Revegetation of degraded ecosystems provides opportunities for carbon sequestration and bioenergy production1,2. However, vegetation expansion in water-limited areas creates potentially conflicting demands for water between the ecosystem and humans3. Current understanding of these competing demands is still limited4. Here, we study the semi-arid Loess Plateau in China, where the ‘Grain to Green’ large-scale revegetation programme has been in operation since 1999. As expected, we found that the new planting has caused both net primary productivity (NPP) and evapotranspiration (ET) to increase. Also the increase of ET has induced a significant (p < 0.001) decrease in the ratio of river runoff to annual precipitation across hydrological catchments. From currently revegetated areas and human water demand, we estimate a threshold of NPP of 400 ± 5 g C m−2 yr−1 above which the population will suffer water shortages. NPP in this region is found to be already close to this limit. The threshold of NPP could change by −36% in the worst case of climate drying and high human withdrawals, to +43% in the best case. Our results develop a new conceptual framework to determine the critical carbon sequestration that is sustainable in terms of both ecological and socio-economic resource demands in a coupled anthropogenic–biological system.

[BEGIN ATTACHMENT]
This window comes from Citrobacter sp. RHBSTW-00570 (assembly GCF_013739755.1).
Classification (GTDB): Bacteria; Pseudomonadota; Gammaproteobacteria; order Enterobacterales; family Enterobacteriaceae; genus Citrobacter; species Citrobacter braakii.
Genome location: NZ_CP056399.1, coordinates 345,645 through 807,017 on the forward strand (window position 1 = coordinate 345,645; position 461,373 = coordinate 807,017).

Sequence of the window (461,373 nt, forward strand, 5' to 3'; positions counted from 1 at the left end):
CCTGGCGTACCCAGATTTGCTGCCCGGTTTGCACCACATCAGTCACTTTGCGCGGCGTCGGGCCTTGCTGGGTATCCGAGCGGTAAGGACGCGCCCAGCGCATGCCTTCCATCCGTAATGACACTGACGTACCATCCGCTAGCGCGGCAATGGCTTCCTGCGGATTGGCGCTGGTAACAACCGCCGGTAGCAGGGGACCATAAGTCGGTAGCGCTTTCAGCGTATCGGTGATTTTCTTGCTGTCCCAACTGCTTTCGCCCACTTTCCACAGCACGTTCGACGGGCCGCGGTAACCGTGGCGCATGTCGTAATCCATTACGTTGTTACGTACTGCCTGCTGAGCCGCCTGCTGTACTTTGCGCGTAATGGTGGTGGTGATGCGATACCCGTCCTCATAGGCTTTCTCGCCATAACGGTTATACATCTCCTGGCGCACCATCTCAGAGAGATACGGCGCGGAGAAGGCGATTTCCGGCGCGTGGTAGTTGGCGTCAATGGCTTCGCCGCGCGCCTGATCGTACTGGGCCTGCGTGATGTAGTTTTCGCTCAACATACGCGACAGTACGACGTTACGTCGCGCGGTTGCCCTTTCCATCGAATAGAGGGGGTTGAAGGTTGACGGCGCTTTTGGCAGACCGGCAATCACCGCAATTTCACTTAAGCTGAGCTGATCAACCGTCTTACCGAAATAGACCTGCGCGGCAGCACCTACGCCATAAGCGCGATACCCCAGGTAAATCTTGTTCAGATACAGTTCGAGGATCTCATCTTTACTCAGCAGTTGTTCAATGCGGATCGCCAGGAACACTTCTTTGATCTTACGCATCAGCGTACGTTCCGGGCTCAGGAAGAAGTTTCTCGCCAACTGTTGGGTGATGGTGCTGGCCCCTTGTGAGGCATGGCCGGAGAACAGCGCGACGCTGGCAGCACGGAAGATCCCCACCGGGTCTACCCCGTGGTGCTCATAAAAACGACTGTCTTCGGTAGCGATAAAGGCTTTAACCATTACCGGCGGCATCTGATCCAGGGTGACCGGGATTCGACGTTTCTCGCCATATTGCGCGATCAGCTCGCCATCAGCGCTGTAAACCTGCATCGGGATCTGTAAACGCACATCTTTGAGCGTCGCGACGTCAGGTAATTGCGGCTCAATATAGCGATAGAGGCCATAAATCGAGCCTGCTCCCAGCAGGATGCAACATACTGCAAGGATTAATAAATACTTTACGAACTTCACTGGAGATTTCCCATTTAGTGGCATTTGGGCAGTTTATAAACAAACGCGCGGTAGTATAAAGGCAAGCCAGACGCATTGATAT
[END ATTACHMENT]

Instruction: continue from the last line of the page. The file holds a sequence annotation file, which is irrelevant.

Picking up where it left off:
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We thank F. Zhou for providing river runoff data from the hydrological catchments. This study was supported by the National Natural Science Foundation of China (nos 41390464 and 41230745), Chinese Academy of Sciences (GJHZ 1502) and the Major Programme of High Resolution Earth Observation System (30-Y30B13-9003-14/16-02). The GLDAS LSM data used were acquired as part of the mission of NASA’s Earth Science Division and archived and distributed by the Goddard Earth Sciences (GES) Data and Information Services Center (DISC).
The authors declare no competing financial interests.
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Feng, X., Fu, B., Piao, S. et al. Revegetation in China’s Loess Plateau is approaching sustainable water resource limits. Nature Clim Change 6, 1019–1022 (2016). https://doi.org/10.1038/nclimate3092
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